There are going to be a significant number of changes to company law which will affect all companies registered at Companies House in the UK. The Small Business, Enterprise and Employment Act 2015 (the Act) brought about a number of fundamental changes to UK company law and one of the confirmed changes, which is perhaps the most controversial, is the introduction of a central public registry of those individuals who hold significant control of UK companies – referred to in the Act as "People with Significant Control" or "PSC".
Who constitutes a Person with Significant Control (PSC)?
A PSC is anyone in the company who meets one or more of the conditions listed in the Act. This is a person who:
- owns more than 25% of the company’s shares
- owns more than 25% of the company’s voting rights
- has the right to appoint or remove a majority of the board of directors
- has significant influence or control over the company
- has significant influence or control over a trust or firm (in the case of shares held by trustees or a trust or by members of a partnership)
Companies and other entities may also be considered to be PSCs in certain circumstances.
What has not yet been made completely clear is what circumstances or behaviour will constitute significant influence or control. Draft guidance from the Secretary of State says that, for example, a person has “control” of a company or of the activities of a trust or firm if they have the power to direct its policies and activities and a person exercises "significant influence" if he can ensure that the company or trust adopts those policies or activities which are desired by the holder of the significant influence. The “control” or “significant influence” need not be directed towards the financial and operating policies of the company and does not have to be exercised by a person with a view to gaining economic benefits from the policies or activities of the company.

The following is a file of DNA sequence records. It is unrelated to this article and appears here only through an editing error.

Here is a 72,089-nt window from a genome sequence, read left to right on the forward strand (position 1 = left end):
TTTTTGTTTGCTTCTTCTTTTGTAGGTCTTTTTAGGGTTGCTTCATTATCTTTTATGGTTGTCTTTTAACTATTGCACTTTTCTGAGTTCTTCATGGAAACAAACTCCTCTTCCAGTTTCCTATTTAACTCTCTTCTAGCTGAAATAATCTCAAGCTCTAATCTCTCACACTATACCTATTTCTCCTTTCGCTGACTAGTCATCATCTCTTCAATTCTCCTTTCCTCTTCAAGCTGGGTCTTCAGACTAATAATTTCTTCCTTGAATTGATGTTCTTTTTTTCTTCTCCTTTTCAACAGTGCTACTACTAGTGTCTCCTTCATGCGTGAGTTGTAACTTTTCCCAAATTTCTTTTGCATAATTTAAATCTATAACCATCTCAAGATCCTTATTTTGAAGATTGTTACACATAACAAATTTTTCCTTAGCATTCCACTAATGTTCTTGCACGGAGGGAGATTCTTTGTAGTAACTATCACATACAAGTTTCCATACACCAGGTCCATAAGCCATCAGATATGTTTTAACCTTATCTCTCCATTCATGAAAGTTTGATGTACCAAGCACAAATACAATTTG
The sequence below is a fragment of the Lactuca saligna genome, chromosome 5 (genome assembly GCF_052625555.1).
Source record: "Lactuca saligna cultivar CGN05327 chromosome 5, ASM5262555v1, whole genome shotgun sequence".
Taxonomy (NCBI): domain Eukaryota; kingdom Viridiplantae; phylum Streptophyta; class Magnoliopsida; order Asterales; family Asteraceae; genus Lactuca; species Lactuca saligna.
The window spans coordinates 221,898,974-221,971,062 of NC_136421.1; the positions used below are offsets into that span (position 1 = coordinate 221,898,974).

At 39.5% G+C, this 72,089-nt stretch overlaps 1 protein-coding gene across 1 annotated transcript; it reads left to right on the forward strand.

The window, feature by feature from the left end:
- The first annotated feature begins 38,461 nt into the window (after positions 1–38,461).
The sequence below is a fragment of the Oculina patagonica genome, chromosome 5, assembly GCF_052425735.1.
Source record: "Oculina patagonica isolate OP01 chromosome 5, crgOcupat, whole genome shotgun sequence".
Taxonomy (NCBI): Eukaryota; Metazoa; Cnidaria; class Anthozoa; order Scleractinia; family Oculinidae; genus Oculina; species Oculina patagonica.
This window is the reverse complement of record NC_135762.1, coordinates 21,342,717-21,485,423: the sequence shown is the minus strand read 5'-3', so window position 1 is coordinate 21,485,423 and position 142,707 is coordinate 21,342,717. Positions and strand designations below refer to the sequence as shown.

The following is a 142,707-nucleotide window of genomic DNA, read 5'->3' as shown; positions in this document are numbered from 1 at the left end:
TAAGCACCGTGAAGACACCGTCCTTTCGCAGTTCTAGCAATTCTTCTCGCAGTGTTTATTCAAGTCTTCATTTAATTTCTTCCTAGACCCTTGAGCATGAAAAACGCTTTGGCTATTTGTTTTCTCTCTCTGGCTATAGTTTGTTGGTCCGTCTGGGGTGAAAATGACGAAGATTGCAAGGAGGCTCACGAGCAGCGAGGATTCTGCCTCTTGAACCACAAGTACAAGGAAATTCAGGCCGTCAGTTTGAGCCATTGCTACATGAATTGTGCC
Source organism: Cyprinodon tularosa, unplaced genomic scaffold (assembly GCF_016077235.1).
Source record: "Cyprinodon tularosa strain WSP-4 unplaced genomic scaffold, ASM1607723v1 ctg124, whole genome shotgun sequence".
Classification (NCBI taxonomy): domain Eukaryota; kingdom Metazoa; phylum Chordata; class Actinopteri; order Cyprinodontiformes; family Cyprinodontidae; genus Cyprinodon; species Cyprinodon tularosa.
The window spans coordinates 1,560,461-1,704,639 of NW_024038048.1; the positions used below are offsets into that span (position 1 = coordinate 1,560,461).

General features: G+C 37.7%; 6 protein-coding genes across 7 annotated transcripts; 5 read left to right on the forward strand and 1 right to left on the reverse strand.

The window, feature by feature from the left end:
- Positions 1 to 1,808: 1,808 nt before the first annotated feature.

There will no doubt be more commentary available on the question of what circumstances or behaviour will constitute significant influence or control as the practice of holding PSC registers develops.
What information must the PSC Register Contain?
There is a duty on companies to investigate, update and obtain information in relation to their PSC Registers. There is also a duty on potential PSC's to provide information to the company.
Once identified, certain information must be recorded, including:
- in the case of an individual, his name, service address, country or state of usual residence, nationality, date of birth and usual residential address. Usual residential addresses are protected and won't be placed on any public register;
- the date on which a person became a registrable person or registrable relevant legal entity and the nature of his or its control.
- The government has stated that it intends to issue regulations that require companies to include the following on the PSC Register:
- which one or more of the specified conditions for being a PSC (as set out above) the PSC meets; and
- the level of interest (such as between 25-50%, more than 50% to 75% or 75% or more) that the PSC holds.
This is the approach taken in the draft PSC regulations.
The consequences of failing to comply
A company can impose sanctions if its PSCs do not comply with their disclosure obligations (e.g. loss of voting rights and transfer restrictions). Criminal penalties may also apply to those that breach the rules (e.g the company, its directors, company secretaryand PSCs), including in some circumstances imprisonment.
What action should you take?
The company must obtain and update the necessary information about PSCs both on implementation of the new rules and on an ongoing basis. This will mean that companies will need to be constantly vigilant for signs of changes in control among their shareholders and take prompt investigatory steps as necessary. You need to consider and address the following:
- whether your PSC register should be held at your registered office or at Companies House;
- the identity of your current PSCs;
- what checks you should have in place to ensure all PSCs are identified, recorded and contactable, now and in the future.
There is no doubt that these new requirements are onerous and will substantially increase the burden and costs of compliance on UK companies. However, it is important to keep registers up to date; not only to avoid sanctions, but also from a practical perspective. A prospective buyer of your company or a security provider will insist upon inspecting the register and any inaccuracies or omissions are likely to cause unnecessary delay to the transaction in question. Ensuring that you have compliant registers now should avoid an increased administrative burden later down the line at what may be a critical time for the business.
There are other company compliance changes introduced by the Act and all companies will be affected in some way, as the measures change legal requirements on companies, including what they file with Companies House. The changes were being phased over a period of 12 months and some of the changes have already been implemented.